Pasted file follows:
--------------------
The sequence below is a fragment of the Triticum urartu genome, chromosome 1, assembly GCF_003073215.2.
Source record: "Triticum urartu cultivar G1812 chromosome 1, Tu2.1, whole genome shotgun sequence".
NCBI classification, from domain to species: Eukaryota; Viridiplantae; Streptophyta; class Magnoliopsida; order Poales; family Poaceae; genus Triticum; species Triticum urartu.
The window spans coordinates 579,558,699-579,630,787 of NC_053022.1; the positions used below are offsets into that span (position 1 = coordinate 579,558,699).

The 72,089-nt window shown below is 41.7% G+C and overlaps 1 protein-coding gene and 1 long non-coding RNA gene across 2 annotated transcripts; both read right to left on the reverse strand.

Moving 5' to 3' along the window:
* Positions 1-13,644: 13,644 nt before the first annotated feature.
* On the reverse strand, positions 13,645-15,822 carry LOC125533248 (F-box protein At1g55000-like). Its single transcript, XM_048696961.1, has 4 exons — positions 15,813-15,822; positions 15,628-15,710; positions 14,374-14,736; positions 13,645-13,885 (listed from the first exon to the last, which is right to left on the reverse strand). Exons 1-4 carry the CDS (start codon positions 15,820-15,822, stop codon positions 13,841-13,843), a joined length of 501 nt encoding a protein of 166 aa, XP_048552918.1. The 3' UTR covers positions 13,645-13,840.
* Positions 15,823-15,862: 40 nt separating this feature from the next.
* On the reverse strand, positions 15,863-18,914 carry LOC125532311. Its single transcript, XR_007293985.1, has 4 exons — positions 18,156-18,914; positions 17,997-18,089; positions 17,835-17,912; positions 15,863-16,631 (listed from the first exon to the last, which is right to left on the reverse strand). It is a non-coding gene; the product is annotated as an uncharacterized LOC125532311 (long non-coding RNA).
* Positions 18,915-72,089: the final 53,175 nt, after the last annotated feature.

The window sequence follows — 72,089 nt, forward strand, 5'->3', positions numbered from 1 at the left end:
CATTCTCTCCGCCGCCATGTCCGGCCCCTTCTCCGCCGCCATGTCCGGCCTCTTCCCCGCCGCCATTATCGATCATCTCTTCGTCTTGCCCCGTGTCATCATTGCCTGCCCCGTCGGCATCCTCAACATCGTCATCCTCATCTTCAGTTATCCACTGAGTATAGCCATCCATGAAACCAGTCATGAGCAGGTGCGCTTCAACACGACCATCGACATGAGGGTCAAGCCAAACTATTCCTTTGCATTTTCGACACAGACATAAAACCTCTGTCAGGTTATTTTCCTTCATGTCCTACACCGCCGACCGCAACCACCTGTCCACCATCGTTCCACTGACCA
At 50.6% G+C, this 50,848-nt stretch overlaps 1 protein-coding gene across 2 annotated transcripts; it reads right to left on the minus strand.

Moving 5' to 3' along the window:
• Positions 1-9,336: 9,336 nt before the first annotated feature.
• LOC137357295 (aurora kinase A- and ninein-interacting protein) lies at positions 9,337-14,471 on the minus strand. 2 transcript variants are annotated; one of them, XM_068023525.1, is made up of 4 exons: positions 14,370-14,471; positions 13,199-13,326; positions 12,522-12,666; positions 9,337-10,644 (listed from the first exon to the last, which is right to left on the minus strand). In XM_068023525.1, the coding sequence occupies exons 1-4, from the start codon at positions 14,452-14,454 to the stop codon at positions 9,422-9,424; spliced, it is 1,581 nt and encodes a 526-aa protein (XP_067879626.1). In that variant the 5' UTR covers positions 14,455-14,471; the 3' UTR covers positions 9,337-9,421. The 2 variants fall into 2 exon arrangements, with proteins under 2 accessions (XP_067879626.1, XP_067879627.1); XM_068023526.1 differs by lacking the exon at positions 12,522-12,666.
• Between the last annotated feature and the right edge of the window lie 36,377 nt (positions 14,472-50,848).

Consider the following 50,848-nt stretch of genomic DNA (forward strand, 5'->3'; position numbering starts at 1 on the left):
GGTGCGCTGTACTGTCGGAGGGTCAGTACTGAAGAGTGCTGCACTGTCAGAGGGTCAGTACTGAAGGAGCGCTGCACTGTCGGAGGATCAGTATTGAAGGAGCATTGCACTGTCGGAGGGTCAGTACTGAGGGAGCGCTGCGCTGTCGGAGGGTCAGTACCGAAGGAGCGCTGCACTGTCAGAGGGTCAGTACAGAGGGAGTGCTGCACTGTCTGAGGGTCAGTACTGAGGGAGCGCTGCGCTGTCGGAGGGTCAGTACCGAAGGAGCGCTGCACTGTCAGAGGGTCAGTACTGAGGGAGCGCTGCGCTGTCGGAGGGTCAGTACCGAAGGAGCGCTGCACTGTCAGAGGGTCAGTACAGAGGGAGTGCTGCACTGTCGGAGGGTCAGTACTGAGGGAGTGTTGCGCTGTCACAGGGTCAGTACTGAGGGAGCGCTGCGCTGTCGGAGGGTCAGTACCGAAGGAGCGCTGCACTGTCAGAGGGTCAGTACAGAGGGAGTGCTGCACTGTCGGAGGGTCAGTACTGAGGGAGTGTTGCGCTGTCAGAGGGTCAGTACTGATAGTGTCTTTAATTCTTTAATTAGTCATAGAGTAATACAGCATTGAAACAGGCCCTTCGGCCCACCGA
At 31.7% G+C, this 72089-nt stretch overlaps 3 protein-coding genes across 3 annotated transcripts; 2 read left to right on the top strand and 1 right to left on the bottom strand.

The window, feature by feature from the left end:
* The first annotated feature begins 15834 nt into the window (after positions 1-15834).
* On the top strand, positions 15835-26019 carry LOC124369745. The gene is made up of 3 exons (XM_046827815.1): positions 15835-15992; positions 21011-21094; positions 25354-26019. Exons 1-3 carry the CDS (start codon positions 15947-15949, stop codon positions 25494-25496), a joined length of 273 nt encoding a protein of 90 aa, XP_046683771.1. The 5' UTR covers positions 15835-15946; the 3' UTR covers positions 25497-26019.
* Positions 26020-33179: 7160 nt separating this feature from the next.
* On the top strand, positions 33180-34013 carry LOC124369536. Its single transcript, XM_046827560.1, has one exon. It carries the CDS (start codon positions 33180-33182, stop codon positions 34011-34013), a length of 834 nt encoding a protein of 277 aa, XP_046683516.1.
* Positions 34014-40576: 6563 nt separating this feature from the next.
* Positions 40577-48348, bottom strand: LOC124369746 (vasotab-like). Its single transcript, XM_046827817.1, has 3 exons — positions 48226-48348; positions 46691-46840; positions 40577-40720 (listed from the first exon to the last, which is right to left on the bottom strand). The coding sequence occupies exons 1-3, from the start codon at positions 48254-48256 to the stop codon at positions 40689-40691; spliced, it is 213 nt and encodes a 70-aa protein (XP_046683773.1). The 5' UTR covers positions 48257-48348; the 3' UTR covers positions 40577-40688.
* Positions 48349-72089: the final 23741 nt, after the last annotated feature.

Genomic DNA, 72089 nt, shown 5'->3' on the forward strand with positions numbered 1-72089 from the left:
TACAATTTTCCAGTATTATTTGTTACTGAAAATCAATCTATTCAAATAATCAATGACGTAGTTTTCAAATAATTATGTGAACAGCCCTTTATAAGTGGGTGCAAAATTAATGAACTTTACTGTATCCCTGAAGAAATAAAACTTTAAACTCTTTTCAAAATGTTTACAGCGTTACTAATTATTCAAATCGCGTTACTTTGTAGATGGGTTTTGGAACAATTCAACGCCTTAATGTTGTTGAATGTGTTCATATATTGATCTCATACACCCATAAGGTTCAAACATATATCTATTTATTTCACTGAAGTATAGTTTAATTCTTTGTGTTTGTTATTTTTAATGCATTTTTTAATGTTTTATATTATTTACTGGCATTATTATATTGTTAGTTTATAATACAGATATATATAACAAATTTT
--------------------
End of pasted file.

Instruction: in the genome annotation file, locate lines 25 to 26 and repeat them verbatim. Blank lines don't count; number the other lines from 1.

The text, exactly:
* Positions 26020-33179: 7160 nt separating this feature from the next.
* On the top strand, positions 33180-34013 carry LOC124369536. Its single transcript, XM_046827560.1, has one exon. It carries the CDS (start codon positions 33180-33182, stop codon positions 34011-34013), a length of 834 nt encoding a protein of 277 aa, XP_046683516.1.